OBEDIAH OGDEN, of Lexington, is the eldest son of Samuel and Nancy (Vandolah) Ogden, and was born in Fayette
County, Ohio, near a small village called Yankeetown, on the 28th of March, 1830. When three years old his parents
removed to Illinois, settling in McLean County, on Mackinaw Creek in Money Creek Township, in the fall of 1833.
The grandfather of our subject, Albert Ogden, had removed to Money Creek Township in 1831. He was born in the State
of New York, and was of English descent. His wife was formerly Miss Margaret Riddle, of Scotch-Irish and Welsh
descent. They were the parents of ten children, of whom eight grew to mature years, married and had families of
their own. Albert Ogden departed this life on the 15th of August, 1845, at an advanced age, and his wife in 1850,
when eighty -six years old.
Samuel Ogden, whose sketch appears in this work, settled upon a farm in Money Creek Township, and engaged in agricultural pursuits and stock-raising. He was born in Madison County, Ohio, Aug. 24, 1809, and at the age of twenty years was married to Miss Nancy, daughter of John and Sarah Vandolah. When he first took possession of his land in Money Creek Township, it was new and unimproved, and upon it was a small cabin, where he and his wife established themselves as comfortably as possible and lived several years. The journey from Ohio was made overland with an ox-team, and he brought with him two thoroughbred greyhounds and three other hunting dogs, by the assistance of which he caught twenty-one wolves and a large number of deer. The household circle was completed by the birth of eleven children, and our subject remained with his parents until thirty-six years old, when he was united in marriage with Miss Hannah, daughter of James and Sarah R. Wiley, of Money Creek Township.
After their marriage Mr. and Mrs. Obediah Ogden located on a farm in Money Creek Township, where they lived continuously until 1882. They became the parents of eleven children, four sons and seven daughters, eight of whom are yet living: Sarah became the wife of John Kemp; Nancy A., Samuel A., Francis M., Rhoda M., Mary J., Ella O. and Lizzie M. are at home.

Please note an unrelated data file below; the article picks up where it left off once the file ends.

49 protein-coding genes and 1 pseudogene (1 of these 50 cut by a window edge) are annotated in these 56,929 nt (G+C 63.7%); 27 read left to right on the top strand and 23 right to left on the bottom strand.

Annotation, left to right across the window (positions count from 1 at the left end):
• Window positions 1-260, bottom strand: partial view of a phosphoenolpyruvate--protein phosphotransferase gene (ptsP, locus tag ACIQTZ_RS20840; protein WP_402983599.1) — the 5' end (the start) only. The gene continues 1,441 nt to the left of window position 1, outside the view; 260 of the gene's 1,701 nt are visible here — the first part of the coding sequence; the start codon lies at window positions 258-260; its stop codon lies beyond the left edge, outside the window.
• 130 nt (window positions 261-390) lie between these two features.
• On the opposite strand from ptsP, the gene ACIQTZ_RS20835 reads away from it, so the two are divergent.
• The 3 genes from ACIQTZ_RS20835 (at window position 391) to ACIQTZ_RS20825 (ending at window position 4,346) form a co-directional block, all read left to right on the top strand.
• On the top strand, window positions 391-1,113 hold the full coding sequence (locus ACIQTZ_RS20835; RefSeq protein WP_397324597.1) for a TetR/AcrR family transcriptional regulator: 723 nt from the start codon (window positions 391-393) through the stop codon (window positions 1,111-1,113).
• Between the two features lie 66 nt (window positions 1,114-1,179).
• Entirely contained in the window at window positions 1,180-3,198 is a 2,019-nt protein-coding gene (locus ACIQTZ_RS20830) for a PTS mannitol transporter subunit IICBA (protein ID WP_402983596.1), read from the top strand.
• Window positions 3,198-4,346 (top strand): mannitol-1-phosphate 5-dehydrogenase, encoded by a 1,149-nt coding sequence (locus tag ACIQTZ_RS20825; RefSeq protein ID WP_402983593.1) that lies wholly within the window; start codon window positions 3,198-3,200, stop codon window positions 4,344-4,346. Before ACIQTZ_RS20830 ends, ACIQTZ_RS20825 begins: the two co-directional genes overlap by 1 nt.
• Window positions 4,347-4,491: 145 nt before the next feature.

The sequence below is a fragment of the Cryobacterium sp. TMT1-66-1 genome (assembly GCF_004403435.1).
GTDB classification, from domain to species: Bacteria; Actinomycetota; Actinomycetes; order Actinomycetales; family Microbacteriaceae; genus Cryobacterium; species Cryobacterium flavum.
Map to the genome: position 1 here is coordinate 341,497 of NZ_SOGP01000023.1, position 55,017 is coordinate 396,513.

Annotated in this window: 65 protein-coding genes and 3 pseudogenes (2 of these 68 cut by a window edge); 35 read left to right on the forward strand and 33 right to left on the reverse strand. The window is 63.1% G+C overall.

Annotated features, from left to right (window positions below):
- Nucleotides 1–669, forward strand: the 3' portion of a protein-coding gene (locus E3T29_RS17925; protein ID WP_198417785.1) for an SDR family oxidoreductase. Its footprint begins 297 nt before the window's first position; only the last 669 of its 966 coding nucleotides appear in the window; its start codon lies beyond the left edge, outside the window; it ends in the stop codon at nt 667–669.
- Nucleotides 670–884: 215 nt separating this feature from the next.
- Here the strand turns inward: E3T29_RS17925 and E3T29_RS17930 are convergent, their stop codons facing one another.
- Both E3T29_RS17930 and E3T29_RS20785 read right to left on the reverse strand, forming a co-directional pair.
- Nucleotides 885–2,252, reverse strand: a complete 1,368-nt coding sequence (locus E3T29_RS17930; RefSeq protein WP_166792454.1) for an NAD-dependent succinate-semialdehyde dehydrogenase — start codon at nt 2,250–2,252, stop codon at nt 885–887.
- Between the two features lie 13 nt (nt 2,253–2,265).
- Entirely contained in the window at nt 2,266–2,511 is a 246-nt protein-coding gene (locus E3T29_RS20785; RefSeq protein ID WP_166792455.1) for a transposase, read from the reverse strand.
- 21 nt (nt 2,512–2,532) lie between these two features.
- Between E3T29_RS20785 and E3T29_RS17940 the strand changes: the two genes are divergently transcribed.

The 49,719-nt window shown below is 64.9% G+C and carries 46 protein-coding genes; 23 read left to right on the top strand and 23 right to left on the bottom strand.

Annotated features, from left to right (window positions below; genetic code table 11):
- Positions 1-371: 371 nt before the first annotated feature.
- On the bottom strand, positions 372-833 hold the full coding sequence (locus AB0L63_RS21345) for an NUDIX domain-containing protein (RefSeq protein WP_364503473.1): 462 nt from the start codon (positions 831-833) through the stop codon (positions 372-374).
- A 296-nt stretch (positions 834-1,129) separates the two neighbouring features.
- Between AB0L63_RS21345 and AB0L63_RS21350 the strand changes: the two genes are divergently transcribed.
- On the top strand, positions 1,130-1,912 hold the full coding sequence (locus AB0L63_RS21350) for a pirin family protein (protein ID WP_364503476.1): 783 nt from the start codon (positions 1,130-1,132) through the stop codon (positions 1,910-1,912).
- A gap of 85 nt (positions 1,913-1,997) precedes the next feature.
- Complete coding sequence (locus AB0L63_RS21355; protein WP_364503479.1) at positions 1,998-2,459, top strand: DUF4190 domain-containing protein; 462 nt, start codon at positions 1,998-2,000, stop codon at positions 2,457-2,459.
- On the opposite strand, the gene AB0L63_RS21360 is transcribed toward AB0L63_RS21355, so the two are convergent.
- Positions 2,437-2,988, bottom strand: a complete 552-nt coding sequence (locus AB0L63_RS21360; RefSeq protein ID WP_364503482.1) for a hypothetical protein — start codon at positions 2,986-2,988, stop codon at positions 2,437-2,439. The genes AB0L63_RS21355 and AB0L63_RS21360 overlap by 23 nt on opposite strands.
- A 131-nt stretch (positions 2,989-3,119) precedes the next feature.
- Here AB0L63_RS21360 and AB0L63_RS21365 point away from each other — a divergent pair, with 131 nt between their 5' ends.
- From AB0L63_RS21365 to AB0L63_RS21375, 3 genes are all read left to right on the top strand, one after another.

In 1882 Mr. Ogden with his family left the farm and removed to Lexington. The old homestead consists of 585 acres, finely cultivated and with good improvements. He still retains possession of it but it is operated by a tenant. He is still largely interested in stock-dealing, raises from twenty to thirty high-grade calves each year and superintends the feeding of large numbers of cattle and hogs in the winter, which he ships by rail to the Chicago markets. He also has fine Norman horses on his farm, both draft and roadsters. His industry and energy have greatly assisted in developing the agricultural resources of this section and he has in all respects been a valued addition to the farming community as well as to society in general. Mr. Ogden belongs to the Baptist Church, and Mrs. O. is connected with the United Brethren. Our subject, politically, has been a Jeffersonian Democrat since old enough to exercise the right of suffrage and still casts his vote in support of the principles of his party.
Portrait and biographical album of McLean County, Ill.: containing full page portraits and biographical sketches of prominent and representative citizens of the county, together with portraits and biographies of all the governors of Illinois, and of the presidents of the United States. (Chicago: Chapman Brothers, 1887), 214.